France does not have the right to comment on Turkey’s military presence in Libya, which is part of Ankara’s agreement with the legitimate Libyan government, the Turkish foreign minister said on Wednesday. Anadolu News Agency reports.
In a severe rebuke to Emmanuel Macron, Mevlut Cavusoglu said the French president’s recent call for the withdrawal of Turkish and Russian troops from Libya was “disrespectful to the sovereignty of Turkey and Libya”.
“We have an agreement with the legitimate government of Libya. France does not have the right to speak out on this issue,” he told reporters in the Turkish capital, Ankara.
“Such issues can only be discussed by sovereign states that are parties to an agreement,” he added.
“France has an old habit of commenting on what others are doing. For Turkey, France or any other country is irrelevant in this matter; we are only talking about Libya,” Cavusoglu said.
Turkey supports Azerbaijan against Armenia’s “terrorist attacks”
Cavusoglu reaffirmed Turkey’s support for Azerbaijan in its conflict with Armenia, condemning Armenia’s recent âterrorist attacksâ on Azerbaijani territories.
“Azerbaijan is not and never will be alone,” Turkish Foreign Minister said at a joint press conference in Ankara with his Bahraini counterpart Abdullatif bin Rashid Al-Zayani.
He was responding to a question about an Armenian attack that killed 10 Azerbaijani soldiers and injured seven others earlier this week.
The Azerbaijani Defense Ministry also accused the Armenian forces of carrying out “large-scale provocations” in the areas of Kalbajar and Lachin.
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Cavusoglu called on Armenia to understand that such provocations “are futile and will not be worth anything”.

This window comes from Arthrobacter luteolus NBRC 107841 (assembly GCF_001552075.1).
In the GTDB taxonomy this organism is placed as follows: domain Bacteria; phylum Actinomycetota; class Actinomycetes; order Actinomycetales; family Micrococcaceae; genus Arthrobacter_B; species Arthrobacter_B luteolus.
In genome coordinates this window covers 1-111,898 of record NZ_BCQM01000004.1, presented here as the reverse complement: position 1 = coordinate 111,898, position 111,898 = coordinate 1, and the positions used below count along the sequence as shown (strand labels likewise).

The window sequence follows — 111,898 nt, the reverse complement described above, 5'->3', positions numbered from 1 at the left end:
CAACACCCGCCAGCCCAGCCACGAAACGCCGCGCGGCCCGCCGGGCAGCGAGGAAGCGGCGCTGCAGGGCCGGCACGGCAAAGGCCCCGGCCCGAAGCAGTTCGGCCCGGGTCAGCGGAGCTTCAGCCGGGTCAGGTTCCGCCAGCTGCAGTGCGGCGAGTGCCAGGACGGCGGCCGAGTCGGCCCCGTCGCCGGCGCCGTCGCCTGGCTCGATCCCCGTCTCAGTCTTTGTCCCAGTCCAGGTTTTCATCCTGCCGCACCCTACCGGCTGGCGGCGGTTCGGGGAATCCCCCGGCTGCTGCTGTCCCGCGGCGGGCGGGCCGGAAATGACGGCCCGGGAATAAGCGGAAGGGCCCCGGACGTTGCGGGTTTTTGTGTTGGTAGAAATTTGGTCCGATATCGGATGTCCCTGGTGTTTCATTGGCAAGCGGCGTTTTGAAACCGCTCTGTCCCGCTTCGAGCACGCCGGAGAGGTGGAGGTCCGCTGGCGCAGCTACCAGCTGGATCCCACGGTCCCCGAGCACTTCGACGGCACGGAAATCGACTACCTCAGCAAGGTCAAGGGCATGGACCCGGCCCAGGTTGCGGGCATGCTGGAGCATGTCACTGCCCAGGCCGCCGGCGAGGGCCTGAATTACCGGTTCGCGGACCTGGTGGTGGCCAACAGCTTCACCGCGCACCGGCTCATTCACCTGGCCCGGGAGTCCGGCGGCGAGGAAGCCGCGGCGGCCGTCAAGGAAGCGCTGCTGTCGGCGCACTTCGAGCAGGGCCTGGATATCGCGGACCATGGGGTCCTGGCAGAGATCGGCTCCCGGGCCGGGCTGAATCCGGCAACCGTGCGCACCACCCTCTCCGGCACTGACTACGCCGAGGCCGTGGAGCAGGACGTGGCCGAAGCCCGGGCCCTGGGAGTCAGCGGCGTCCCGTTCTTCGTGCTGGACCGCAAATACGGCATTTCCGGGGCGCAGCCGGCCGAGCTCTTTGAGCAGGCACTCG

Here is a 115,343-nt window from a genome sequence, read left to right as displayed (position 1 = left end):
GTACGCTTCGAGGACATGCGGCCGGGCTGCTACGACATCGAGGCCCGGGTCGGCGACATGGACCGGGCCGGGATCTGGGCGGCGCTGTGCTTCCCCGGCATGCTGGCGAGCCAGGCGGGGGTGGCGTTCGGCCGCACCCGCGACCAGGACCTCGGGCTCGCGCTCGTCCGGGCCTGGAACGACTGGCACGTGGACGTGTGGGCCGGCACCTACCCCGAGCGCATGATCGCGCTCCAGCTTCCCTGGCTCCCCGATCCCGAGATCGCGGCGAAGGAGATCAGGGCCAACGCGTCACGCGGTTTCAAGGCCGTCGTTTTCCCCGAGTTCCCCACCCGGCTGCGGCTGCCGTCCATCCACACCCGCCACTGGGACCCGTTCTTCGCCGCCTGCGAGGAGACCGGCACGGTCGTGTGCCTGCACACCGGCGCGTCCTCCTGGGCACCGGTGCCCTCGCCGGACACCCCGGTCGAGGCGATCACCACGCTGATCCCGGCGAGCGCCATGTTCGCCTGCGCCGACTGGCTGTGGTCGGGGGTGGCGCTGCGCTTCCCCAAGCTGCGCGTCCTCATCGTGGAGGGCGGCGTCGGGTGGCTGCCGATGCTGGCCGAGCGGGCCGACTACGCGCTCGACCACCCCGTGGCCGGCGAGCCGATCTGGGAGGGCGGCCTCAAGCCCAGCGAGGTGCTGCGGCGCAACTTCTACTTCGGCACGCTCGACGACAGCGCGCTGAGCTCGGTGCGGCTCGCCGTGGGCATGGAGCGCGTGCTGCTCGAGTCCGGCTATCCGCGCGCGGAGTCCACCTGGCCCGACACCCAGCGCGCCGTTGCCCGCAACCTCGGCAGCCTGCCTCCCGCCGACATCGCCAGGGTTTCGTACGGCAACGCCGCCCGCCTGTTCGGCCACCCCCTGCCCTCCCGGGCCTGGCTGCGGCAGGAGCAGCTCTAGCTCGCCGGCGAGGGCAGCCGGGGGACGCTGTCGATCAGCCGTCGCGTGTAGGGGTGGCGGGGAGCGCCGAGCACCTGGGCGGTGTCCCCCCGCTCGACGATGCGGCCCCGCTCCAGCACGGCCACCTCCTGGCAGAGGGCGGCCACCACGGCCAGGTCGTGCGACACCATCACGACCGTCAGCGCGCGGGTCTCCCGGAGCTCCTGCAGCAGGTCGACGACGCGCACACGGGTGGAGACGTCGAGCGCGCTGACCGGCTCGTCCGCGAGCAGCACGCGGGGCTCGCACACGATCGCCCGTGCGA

He criticized Armenia for pursuing an antagonistic policy at a time when Baku and Ankara are keen to work for the stability and development of the region.
“We would like to turn a new leaf and normalize our relations (with Armenia), but look at what Armenia continues to do despite our overtures,” he said.
Relations with Bahrain
Regarding Turkey’s relations with Bahrain, Cavusoglu said the two countries have shown “a common will to revitalize and revitalize their relations”.
He said talks with the Bahraini foreign minister and his delegation have been “fruitful”, with both sides agreeing on the need for more regular engagement and bilateral visits.
Turkey and Bahrain will maintain open channels of dialogue on all issues, according to Cavusoglu.
Al-Zayani also referred to the “good relations between the two friendly countries”, saying that the leader of Bahrain had sent a letter to Turkish President Recep Tayyip Erdogan, acknowledging the “strong friendship” of their nations.
He said regional developments and their potential impact on Turkey and Bahrain, as well as possible solutions, were discussed during his meetings in Ankara.
Turkey and Bahrain are keen to strengthen bilateral cooperation in all sectors, he added.
On the issue of visas for Turkish citizens, Al-Zayani said Bahrain is working to improve its current mechanism and will ensure that “our brothers in Turkey have priority in the new system”.
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The Bahraini foreign minister also shared details of the Asian Cooperation Dialogue (ACD) virtual ministerial meeting he attended with Cavusoglu on Wednesday.
He said the participants “reiterated the importance of the ACD Forum to increase cooperation among all Asian countries and strengthen efforts to achieve their common goals and objectives.”
The meeting saw the chairmanship of the group, held by Turkey since September 2019, ceded to Bahrain.
The ACD has also declared the central province of Nevsehir – the gateway to Turkey’s scenic Cappadocia region – its tourism capital for 2022, the year that marks the group’s 20th anniversary.